That’s what this is… Hard.
I spent years and years just visiting my father. Little snippets of him here and there. I have a huge respect now for my mother. I have a huge respect now for my step-mother. Of course, she’s my ex step-mother, but in my father’s eyes there will be no other.
That. Is. Hard. Hard because I want him to have friends. I want people that care about him to be in his life. What I don’t want is his misunderstanding of how his life is carved out for him now. He’s in my home. Living under my roof. Unfortunately he can still drive, which he should not be doing. Unfortunately he’s constantly wanting to go back three hours South. Not to go “home”, but to see his ex-wife. On paper this sounds romantic, but in reality this is a nightmare.
My hardest struggle with my father is constantly having to explain why he can’t do this or he can’t do that. I’m taking a beating, not literally, of course. Every time I tell him to stop doing something or give a reason he can’t, I’m putting myself at risk to later be the center of his blame and shame.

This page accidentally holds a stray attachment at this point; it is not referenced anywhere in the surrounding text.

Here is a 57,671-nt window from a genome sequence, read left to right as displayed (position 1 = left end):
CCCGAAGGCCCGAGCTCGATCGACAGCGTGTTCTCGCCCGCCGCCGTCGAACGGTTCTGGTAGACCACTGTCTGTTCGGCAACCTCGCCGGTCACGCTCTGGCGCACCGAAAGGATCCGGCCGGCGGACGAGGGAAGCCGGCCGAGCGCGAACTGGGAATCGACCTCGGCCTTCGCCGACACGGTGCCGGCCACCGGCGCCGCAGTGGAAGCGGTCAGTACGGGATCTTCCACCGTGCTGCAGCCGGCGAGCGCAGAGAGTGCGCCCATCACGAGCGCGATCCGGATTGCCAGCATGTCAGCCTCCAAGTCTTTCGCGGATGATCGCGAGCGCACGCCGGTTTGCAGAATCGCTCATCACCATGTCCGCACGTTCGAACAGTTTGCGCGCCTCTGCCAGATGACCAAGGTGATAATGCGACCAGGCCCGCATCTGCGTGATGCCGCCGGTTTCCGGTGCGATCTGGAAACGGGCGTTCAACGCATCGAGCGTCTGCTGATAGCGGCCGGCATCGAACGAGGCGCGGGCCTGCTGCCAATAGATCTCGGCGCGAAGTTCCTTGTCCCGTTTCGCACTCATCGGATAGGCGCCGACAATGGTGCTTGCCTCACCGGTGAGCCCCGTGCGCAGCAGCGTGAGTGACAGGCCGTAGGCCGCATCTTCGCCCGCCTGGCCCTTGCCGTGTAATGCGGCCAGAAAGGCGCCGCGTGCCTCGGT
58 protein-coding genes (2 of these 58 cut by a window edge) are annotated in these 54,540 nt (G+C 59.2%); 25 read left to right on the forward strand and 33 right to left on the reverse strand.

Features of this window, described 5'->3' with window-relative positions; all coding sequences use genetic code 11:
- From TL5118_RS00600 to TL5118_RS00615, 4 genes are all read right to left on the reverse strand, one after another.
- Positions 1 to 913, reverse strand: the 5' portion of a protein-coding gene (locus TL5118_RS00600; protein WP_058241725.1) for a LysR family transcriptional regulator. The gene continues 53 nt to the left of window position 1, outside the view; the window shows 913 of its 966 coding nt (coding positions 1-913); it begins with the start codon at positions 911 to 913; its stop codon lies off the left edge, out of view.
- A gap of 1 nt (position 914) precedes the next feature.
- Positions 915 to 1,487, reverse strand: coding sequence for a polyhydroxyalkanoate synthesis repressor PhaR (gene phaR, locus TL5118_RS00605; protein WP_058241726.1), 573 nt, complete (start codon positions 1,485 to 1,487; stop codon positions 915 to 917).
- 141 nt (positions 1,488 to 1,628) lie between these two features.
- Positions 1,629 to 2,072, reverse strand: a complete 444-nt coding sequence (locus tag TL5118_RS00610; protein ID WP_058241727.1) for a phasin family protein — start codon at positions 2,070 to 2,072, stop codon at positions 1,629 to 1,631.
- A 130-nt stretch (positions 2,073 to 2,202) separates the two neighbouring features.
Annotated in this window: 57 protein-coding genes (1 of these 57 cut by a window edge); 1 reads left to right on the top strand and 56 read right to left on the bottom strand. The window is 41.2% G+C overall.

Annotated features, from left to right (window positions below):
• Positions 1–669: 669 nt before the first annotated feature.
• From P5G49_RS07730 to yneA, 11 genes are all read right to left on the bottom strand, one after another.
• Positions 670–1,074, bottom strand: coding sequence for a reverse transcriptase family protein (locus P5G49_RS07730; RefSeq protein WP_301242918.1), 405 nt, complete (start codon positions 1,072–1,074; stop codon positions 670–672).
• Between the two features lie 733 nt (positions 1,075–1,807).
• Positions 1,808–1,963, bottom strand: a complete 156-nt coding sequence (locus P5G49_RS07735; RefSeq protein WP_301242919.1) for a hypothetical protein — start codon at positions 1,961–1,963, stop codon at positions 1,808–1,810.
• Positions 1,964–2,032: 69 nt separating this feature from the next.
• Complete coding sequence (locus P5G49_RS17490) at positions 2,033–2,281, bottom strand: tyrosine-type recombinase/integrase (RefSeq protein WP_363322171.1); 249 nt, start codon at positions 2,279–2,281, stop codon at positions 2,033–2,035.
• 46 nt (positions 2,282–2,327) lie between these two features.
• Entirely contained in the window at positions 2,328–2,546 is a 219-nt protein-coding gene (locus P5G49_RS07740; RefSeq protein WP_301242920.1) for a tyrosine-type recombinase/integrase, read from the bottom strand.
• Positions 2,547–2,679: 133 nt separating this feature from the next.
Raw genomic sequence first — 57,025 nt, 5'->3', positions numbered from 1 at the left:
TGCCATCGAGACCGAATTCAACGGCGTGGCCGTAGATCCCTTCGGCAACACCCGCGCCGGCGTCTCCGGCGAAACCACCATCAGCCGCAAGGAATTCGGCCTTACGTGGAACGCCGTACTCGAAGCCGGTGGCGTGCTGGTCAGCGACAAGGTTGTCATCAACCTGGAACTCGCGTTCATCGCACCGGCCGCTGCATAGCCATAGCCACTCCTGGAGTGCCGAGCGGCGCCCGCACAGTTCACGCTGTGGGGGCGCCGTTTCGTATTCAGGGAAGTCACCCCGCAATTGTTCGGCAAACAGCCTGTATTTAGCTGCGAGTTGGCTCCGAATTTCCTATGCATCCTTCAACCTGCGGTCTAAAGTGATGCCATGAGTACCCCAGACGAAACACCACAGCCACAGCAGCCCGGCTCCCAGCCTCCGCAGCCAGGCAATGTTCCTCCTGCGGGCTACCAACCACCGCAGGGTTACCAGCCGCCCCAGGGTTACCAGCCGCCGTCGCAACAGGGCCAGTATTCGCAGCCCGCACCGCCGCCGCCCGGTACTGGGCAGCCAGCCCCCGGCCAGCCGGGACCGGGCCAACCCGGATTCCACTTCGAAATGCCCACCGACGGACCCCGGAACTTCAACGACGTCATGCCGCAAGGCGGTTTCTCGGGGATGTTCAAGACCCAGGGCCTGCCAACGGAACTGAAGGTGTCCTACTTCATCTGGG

Today I am going to allow my husband to tell him that he needs to stop mowing our front yard back and forth for an hour. He’s spitting rocks all over our cars, the house, the neighbors cars. They’re irritated, we are irritated and I believe we have the right to be. However, we’re dealing with someone who can’t think logically about his actions. He’s not thinking about the cars and as soon as we say something he will feel scolded rather than appreciated.
I can’t believe in a world of impassionate people that my father hasn’t been the center of some huge public blowout. I was with him the other night when he ordered cigarettes at a drive up window. Instead of using the call button he knocked on the window. He then ordered three packs. One at a time. For real.
That is the hardest part for me personally. How do you continuously correct a 68 year old man who sometimes acts like a toddler? During his moments of clarity, he will understand, but then embarrassment kicks in and he will feel ashamed. Then the anger builds and it all builds towards me.
Imagine how hard it is to get so wrapped up in your frustration that you forget he’s mentally ill. It’s easy to get drawn into the chaos. Yesterday he was on fire and today he’s back in bed at 8:00 am. One day is good. One day is bad. One day is good. One day is bad. One day is good and bad. I kind of think this is why Xanax exists.